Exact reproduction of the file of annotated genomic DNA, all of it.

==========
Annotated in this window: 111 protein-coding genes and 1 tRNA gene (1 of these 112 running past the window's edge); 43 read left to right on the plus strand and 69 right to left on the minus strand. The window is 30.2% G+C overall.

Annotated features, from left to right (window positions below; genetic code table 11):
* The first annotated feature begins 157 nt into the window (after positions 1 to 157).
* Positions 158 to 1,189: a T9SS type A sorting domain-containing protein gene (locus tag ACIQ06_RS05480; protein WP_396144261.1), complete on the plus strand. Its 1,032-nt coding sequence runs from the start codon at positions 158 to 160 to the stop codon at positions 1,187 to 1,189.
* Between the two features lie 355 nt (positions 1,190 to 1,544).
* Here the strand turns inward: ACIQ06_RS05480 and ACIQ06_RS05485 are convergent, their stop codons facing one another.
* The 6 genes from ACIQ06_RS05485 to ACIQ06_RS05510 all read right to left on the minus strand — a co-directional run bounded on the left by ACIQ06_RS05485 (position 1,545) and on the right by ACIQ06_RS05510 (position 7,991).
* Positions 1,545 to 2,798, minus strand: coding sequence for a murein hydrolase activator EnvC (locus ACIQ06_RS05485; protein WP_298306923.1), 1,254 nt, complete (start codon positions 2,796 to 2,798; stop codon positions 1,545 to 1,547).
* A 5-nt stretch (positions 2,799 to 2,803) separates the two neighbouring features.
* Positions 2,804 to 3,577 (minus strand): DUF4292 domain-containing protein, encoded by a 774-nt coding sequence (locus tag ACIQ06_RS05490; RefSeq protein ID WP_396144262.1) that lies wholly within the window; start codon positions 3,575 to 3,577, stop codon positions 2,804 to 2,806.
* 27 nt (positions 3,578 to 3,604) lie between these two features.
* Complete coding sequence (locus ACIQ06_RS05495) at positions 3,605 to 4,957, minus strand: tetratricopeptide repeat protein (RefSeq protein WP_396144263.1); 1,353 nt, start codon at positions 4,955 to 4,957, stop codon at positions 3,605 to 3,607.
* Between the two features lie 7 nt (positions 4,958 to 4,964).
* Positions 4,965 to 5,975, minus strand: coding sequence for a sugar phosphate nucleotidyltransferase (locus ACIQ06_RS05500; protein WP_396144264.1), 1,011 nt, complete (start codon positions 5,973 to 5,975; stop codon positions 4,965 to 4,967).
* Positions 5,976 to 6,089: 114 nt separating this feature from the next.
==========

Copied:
Annotated in this window: 111 protein-coding genes and 1 tRNA gene (1 of these 112 running past the window's edge); 43 read left to right on the plus strand and 69 right to left on the minus strand. The window is 30.2% G+C overall.

Annotated features, from left to right (window positions below; genetic code table 11):
* The first annotated feature begins 157 nt into the window (after positions 1 to 157).
* Positions 158 to 1,189: a T9SS type A sorting domain-containing protein gene (locus tag ACIQ06_RS05480; protein WP_396144261.1), complete on the plus strand. Its 1,032-nt coding sequence runs from the start codon at positions 158 to 160 to the stop codon at positions 1,187 to 1,189.
* Between the two features lie 355 nt (positions 1,190 to 1,544).
* Here the strand turns inward: ACIQ06_RS05480 and ACIQ06_RS05485 are convergent, their stop codons facing one another.
* The 6 genes from ACIQ06_RS05485 to ACIQ06_RS05510 all read right to left on the minus strand — a co-directional run bounded on the left by ACIQ06_RS05485 (position 1,545) and on the right by ACIQ06_RS05510 (position 7,991).
* Positions 1,545 to 2,798, minus strand: coding sequence for a murein hydrolase activator EnvC (locus ACIQ06_RS05485; protein WP_298306923.1), 1,254 nt, complete (start codon positions 2,796 to 2,798; stop codon positions 1,545 to 1,547).
* A 5-nt stretch (positions 2,799 to 2,803) separates the two neighbouring features.
* Positions 2,804 to 3,577 (minus strand): DUF4292 domain-containing protein, encoded by a 774-nt coding sequence (locus tag ACIQ06_RS05490; RefSeq protein ID WP_396144262.1) that lies wholly within the window; start codon positions 3,575 to 3,577, stop codon positions 2,804 to 2,806.
* 27 nt (positions 3,578 to 3,604) lie between these two features.
* Complete coding sequence (locus ACIQ06_RS05495) at positions 3,605 to 4,957, minus strand: tetratricopeptide repeat protein (RefSeq protein WP_396144263.1); 1,353 nt, start codon at positions 4,955 to 4,957, stop codon at positions 3,605 to 3,607.
* Between the two features lie 7 nt (positions 4,958 to 4,964).
* Positions 4,965 to 5,975, minus strand: coding sequence for a sugar phosphate nucleotidyltransferase (locus ACIQ06_RS05500; protein WP_396144264.1), 1,011 nt, complete (start codon positions 5,973 to 5,975; stop codon positions 4,965 to 4,967).
* Positions 5,976 to 6,089: 114 nt separating this feature from the next.